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Euro zone considers Greece

Eurozone Greece

Eurozone Greece

European finance ministers are considering making banks take bigger losses on Greek debt and have postponed a vital aid payment to Athens until mid-November, setting up a crunch point in the euro zone’s sovereign debt crisis.

Greek Finance Minister Evangelos Venizelos said the country had enough cash to cope until then and insisted that euro zone ministers were not preparing for a Greek default, despite the ominous delay.

“There is no discussion of default,” Venizelos told a news conference on returning to Athens on Tuesday.

Bank shares took a sharp tumble, leading a broader stock market retreat, after the 17 finance ministers, meeting in Luxembourg, called for a review of a July 21 debt swap agreement with private holders of Greek bonds.

The euro hit a nine-month low against the dollar and a 10-year low against the yen. Investors sought refuge in German government bonds, but the cost of insuring even those safe-haven Bunds against default hit another record.

Analysts said the delay in disbursing an 8 billion euro loan installment and the reopening of the private sector deal raised the chances of a default as soon as the currency area has its new financial firefighting tools in place. Greece had previously said it needed the money to pay October salaries.

“If they are having problems getting the sixth tranche of funding, what’s going to happen to the seventh tranche of funding in three months’ time? The situation is going to be even worse then. So Greece is on the brink,” said Nick Stamenkovic, bond strategist at RIA Capital Markets.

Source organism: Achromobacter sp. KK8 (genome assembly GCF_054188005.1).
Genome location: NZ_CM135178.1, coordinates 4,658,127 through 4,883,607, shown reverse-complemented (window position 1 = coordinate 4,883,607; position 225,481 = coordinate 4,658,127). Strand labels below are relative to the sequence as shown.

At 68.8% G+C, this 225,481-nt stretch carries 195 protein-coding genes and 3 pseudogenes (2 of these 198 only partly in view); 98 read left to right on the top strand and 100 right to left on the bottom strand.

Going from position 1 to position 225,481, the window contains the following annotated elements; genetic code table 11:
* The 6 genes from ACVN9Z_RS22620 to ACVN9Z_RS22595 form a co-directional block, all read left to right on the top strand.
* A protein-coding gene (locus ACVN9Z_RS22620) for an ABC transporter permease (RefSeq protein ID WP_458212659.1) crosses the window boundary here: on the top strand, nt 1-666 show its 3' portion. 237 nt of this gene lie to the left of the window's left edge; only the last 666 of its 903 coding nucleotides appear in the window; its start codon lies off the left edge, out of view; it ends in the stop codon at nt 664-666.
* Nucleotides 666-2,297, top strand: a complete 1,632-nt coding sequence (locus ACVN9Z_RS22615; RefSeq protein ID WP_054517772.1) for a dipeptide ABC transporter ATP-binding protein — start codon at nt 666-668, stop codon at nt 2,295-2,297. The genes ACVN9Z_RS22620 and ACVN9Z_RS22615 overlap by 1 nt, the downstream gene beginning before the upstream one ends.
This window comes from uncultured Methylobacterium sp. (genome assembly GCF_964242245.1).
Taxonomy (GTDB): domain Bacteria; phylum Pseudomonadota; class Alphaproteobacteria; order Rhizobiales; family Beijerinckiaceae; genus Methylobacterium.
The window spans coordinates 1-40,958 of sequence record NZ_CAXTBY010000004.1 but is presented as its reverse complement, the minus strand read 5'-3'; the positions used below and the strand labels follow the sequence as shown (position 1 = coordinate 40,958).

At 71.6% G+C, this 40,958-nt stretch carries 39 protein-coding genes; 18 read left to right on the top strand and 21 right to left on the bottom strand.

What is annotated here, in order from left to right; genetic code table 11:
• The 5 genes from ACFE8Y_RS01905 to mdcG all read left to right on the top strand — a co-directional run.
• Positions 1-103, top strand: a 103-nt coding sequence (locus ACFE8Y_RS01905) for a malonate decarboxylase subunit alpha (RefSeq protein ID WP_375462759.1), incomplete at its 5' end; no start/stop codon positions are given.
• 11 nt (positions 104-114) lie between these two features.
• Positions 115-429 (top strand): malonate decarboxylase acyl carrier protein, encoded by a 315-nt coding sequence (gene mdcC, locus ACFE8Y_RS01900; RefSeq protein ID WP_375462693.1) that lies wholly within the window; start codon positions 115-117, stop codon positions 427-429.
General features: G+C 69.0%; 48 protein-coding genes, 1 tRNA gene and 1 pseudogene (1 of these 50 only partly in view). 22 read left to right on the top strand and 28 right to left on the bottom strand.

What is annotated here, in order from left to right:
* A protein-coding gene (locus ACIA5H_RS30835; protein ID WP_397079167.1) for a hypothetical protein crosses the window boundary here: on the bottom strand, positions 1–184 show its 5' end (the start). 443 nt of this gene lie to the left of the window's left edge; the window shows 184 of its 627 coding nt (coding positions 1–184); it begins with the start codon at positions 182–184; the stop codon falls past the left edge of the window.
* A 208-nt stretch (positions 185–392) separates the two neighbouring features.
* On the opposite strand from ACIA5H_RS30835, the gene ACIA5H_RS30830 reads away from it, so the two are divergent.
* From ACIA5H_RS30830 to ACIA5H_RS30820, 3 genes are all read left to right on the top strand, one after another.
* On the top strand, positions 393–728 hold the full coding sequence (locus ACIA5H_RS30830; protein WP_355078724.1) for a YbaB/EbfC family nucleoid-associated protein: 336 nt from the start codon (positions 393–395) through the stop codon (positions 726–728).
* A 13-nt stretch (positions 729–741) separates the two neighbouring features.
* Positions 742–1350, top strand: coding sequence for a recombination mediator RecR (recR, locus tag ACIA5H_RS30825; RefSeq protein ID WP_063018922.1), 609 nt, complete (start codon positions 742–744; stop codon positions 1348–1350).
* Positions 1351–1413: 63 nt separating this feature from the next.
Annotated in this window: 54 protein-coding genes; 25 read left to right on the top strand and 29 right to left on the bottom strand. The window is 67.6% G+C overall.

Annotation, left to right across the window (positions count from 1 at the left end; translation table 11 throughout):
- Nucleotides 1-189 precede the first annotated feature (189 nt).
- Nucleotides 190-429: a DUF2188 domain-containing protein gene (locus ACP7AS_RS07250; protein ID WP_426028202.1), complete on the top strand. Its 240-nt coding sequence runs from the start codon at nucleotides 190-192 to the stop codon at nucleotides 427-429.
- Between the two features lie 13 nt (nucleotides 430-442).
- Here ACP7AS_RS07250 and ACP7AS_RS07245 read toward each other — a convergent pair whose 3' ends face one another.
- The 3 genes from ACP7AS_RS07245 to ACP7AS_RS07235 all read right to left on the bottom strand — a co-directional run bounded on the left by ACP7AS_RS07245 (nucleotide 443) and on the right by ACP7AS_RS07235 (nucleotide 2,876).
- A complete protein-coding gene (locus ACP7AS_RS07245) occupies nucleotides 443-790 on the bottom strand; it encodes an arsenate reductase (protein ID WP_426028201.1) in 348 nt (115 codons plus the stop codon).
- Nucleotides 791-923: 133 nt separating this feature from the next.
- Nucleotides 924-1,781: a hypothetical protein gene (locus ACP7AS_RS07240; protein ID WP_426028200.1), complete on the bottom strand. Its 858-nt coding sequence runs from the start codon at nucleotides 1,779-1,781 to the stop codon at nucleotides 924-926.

Investor confidence was also hit by deepening trouble at Franco-Belgian bank Dexia, a municipal lender with big holdings of Greek and other peripheral euro zone debt, whose shares plunged by more than 20 percent on Tuesday after losing 10 percent on Monday.

The French and Belgian finance ministers said in a joint statement that Paris and Brussels and their central banks would take all necessary measures to safeguard Dexia account holders and creditors.

Jean-Claude Juncker, chairman of the 17-nation Eurogroup, said ministers were reassessing the extent of private sector involvement in a planned 109 billion euro second rescue package for Greece which may now prove insufficient after Athens admitted it would miss key deficit targets.

Under the July deal, private creditors agreed to a 21 percent write-down on their Greek holdings via a plan to lighten and stretch the debt burden, with euro zone governments funding credit enhancements to attract voluntary participation.

Now that Greece’s economic growth and deficit situation has worsened, that deal needed to be reviewed, Juncker said.

“As far as the PSI (private sector involvement) is concerned, we have to take into account the fact that we have experienced changes since the decisions we took on the July 21, so we are considering technical revisions, so yes,” Juncker told reporters. He declined to elaborate.

full story – reuters